Upon its release Abduction was being promoted as a Taylor Lautner film that didn’t involve vampires or werewolves.
Upon its release Abduction was being promoted as a Taylor Lautner film that didn’t involve vampires or werewolves. In fact Abduction was perhaps
aiming to introduce Lautner to a more mature audience in this supposed
action/thriller and potentially shut up the naysayers and show that he can in
Abduction starts with good intentions. We begin the
story with Nathan (Lautner) and a
group of friends attending a standard American frat party. Pretty standard
procedure for any American teenager, yet it becomes obvious fairly quickly that
Nathan doesn’t have a standard upbringing. Heavily disciplined by his
father,(in a scene which is best described as less of a spanking more MMA cage
fighting). Aside from his unusual family life Nathan begins to suspect that
maybe he has not lived the life he was supposed to. Whilst studying for a
school project with love interest (Lily
Collins) he discovers a baby picture of himself on a missing persons
website. Suspicion is heightened when his imposing parents are killed and a
whole can of worms is unleashed on him. Up to this point the film flows fairly
nicely but it quickly loses whatever momentum it had.
Riddled with plot holes and inconsistencies it
struggles to really take off and a confusing cold war subtext doesn’t help
matters. Perhaps playing to the same cards as the Bourne series, or even Total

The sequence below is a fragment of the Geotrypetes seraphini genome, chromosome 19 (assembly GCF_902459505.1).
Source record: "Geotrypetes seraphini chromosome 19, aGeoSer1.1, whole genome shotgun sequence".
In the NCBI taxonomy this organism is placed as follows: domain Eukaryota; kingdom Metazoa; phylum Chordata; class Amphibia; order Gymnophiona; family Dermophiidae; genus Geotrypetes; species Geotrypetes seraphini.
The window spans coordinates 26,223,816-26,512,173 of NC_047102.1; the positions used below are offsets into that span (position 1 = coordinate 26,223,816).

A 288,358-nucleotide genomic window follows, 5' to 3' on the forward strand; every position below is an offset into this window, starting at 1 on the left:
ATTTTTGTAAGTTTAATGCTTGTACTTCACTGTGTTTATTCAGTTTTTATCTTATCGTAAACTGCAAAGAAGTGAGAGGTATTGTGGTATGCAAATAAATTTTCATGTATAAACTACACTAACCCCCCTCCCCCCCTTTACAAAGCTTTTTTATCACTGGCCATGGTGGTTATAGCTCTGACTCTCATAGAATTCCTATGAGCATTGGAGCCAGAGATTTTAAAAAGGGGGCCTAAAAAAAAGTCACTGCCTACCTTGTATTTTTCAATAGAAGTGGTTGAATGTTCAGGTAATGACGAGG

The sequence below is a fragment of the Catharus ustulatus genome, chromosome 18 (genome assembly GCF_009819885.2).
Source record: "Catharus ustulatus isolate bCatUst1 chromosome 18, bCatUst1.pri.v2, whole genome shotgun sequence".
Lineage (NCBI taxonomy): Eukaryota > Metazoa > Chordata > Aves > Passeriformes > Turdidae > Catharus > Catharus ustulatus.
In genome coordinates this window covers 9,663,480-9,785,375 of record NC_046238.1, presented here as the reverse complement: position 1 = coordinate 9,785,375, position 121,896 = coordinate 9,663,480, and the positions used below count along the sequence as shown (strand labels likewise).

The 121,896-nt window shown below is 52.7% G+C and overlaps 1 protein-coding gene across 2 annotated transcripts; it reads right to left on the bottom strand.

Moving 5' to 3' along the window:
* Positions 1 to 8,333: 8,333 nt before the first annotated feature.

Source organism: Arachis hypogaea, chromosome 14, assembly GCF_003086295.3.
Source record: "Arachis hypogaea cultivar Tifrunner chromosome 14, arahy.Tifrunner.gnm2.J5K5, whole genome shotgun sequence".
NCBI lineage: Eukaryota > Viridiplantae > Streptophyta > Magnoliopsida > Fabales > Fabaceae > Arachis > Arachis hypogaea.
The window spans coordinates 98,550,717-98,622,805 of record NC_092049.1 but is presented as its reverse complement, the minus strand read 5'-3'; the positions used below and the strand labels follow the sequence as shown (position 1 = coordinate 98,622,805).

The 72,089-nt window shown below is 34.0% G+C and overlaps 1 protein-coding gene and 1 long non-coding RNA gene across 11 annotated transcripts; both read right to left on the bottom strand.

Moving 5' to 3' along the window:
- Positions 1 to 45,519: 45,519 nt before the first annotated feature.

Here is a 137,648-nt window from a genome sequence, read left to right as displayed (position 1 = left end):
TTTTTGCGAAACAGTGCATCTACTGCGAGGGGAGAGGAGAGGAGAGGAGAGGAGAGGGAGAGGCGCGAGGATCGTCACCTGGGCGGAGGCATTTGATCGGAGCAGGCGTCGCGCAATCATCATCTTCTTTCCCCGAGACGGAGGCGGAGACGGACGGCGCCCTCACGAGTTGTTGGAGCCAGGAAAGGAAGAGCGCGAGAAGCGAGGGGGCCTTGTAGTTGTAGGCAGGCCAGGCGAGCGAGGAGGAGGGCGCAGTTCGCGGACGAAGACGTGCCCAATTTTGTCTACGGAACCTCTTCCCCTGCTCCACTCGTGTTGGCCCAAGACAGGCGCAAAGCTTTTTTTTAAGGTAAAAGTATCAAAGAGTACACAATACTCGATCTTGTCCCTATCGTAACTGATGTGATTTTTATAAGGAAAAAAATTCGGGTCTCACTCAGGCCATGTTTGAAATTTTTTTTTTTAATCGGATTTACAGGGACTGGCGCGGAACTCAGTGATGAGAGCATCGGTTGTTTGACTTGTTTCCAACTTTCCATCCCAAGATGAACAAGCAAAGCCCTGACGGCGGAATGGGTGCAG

Recall if you regard the stolen life angle. Yet if you were hoping for
anything of that standard you will be slightly disappointed. It will appeal to Twilight fans hoping to get a glimpse
of Lautner outside the role of Jacob.
The main problem with Abduction is that it’s supposed
to be a serious outing for Taylor Lautner but bless him, the kid just cant act.
So to work round the situation the cast is made up of dependable actors to do
the acting for him. The likes of Sigourney
Weaver, Alfred Molina and Maria Bello all do their best with a
fairly ropey script and hold together the scenes they appear in. A very
important hello to Jason Isaacs (who
plays the imposing father) is due here as he is probably the best thing in the
entire film. Considering he is roughly only around for the first 30 minutes it
goes to show the remainder isn’t much to shout about.
Disappointingly, for anyone who has followed the
Twilight series, you will know that Taylor Lautner can act, to a certain
extent. His vast improvement in Eclipse was certainly impressive. Even better
was his turn in the Breaking Dawn Part 1
in which he arguably stole the show. Whether his poor performance here is
entirely his fault or a lack of faith shown by the director and studio is
unclear. Incidentally the director is John
Singleton, whose name you may recognise from the amazing Boyz ‘n’ the Hood. Quite how one has travelled from gang-land to teen action is anyone’s guess.
As far as action fodder goes it is completely unremarkable and has to be one the least interesting thrillers ever released. If this is what life will be like for Taylor after Twilight, he best get a new agent quick.